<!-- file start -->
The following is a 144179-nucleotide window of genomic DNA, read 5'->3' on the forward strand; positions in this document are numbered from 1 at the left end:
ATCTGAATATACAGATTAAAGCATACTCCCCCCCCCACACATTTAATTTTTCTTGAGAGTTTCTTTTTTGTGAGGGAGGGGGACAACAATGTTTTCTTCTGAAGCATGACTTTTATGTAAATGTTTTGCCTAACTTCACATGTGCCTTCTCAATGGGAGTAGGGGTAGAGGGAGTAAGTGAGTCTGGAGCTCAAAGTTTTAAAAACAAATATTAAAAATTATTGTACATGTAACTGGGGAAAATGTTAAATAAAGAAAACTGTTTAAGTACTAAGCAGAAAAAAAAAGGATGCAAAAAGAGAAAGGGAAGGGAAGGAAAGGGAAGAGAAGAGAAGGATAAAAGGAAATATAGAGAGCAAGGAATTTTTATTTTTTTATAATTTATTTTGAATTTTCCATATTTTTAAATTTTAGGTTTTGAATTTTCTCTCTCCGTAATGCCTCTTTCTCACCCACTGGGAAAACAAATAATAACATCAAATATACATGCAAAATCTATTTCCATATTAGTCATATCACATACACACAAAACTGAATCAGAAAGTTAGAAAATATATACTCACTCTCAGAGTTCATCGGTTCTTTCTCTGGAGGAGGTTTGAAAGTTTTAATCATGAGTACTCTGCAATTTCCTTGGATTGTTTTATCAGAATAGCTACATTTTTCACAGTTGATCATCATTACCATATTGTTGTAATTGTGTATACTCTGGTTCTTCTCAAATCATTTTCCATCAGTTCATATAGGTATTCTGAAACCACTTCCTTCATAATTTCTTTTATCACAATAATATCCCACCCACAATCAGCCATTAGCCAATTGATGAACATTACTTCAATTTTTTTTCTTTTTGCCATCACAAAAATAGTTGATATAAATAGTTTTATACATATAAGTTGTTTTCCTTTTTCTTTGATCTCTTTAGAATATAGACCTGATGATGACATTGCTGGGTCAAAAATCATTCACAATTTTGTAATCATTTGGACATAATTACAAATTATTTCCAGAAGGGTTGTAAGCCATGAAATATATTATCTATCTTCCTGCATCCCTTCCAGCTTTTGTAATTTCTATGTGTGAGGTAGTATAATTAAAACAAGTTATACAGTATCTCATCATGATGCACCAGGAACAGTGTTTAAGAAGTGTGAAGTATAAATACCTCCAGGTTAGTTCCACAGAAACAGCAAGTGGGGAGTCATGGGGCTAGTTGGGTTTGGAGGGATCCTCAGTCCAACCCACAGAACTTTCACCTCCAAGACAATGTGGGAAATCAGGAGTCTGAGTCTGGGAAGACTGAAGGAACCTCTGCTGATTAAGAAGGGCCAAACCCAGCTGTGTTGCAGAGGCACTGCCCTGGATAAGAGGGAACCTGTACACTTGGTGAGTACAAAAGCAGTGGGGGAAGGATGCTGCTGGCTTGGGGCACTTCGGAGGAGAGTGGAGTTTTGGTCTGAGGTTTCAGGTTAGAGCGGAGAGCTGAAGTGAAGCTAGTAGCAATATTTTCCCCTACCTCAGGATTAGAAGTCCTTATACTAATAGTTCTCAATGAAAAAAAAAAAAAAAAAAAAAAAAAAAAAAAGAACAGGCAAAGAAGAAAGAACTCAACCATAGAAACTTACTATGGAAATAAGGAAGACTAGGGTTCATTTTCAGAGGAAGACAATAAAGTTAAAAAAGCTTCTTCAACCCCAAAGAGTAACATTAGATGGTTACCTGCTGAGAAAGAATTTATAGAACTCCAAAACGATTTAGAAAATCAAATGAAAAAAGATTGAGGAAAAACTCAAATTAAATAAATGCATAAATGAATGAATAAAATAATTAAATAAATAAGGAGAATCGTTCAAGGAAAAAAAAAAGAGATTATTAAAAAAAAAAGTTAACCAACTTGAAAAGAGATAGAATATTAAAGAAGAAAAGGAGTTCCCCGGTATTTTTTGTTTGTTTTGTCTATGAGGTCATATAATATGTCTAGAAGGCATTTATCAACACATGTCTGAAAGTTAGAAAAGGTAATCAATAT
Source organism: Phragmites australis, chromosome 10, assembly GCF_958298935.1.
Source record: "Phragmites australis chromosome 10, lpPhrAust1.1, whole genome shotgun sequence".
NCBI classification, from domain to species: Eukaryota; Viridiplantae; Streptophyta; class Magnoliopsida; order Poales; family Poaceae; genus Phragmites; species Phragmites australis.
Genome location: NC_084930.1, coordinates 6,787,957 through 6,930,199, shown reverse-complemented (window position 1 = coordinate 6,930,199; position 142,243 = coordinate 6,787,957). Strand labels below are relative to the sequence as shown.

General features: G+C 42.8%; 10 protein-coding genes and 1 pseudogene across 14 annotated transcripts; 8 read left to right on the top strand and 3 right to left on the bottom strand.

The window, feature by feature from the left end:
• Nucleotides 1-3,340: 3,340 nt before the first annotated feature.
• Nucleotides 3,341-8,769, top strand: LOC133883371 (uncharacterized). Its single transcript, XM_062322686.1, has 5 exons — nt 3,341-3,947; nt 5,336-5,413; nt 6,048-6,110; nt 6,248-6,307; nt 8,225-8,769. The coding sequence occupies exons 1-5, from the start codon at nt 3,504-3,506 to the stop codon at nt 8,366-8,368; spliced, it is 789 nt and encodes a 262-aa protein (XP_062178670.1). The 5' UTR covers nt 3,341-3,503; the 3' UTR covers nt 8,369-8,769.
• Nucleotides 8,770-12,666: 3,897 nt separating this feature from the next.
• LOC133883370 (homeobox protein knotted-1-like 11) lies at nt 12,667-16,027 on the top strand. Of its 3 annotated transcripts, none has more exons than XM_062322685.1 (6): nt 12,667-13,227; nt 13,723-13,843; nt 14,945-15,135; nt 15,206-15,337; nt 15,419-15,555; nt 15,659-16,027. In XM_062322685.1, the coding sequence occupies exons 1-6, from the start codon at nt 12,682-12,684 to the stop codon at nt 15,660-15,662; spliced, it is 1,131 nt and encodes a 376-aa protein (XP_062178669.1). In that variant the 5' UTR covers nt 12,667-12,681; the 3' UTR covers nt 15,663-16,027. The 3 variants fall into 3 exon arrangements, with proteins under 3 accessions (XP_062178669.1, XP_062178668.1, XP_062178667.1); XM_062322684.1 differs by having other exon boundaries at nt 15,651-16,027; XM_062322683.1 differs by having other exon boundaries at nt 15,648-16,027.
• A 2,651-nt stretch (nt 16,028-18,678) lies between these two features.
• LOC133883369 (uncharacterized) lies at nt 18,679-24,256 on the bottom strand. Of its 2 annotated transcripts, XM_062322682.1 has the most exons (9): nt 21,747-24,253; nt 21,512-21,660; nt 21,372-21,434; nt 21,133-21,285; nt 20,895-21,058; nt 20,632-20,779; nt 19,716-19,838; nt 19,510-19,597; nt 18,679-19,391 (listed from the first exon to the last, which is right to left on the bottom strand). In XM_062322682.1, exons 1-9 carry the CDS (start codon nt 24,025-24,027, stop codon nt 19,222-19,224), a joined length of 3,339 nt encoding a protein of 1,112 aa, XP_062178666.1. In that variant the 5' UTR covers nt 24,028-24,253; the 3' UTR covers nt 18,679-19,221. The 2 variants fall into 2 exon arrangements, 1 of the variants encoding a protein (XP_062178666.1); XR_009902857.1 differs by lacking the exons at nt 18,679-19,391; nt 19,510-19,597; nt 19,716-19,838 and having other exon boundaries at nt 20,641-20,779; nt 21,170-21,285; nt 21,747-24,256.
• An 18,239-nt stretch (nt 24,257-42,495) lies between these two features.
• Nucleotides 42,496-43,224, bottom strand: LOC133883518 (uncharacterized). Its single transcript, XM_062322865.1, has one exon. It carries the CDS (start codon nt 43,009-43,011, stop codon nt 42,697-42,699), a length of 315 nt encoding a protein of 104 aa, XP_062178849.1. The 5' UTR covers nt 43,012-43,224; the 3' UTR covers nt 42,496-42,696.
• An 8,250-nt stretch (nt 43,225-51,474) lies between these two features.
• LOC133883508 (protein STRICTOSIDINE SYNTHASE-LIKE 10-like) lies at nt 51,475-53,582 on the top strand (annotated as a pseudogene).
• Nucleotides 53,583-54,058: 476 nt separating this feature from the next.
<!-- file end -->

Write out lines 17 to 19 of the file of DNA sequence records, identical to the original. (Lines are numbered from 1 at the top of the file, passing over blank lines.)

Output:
• An 8,250-nt stretch (nt 43,225-51,474) lies between these two features.
• LOC133883508 (protein STRICTOSIDINE SYNTHASE-LIKE 10-like) lies at nt 51,475-53,582 on the top strand (annotated as a pseudogene).
• Nucleotides 53,583-54,058: 476 nt separating this feature from the next.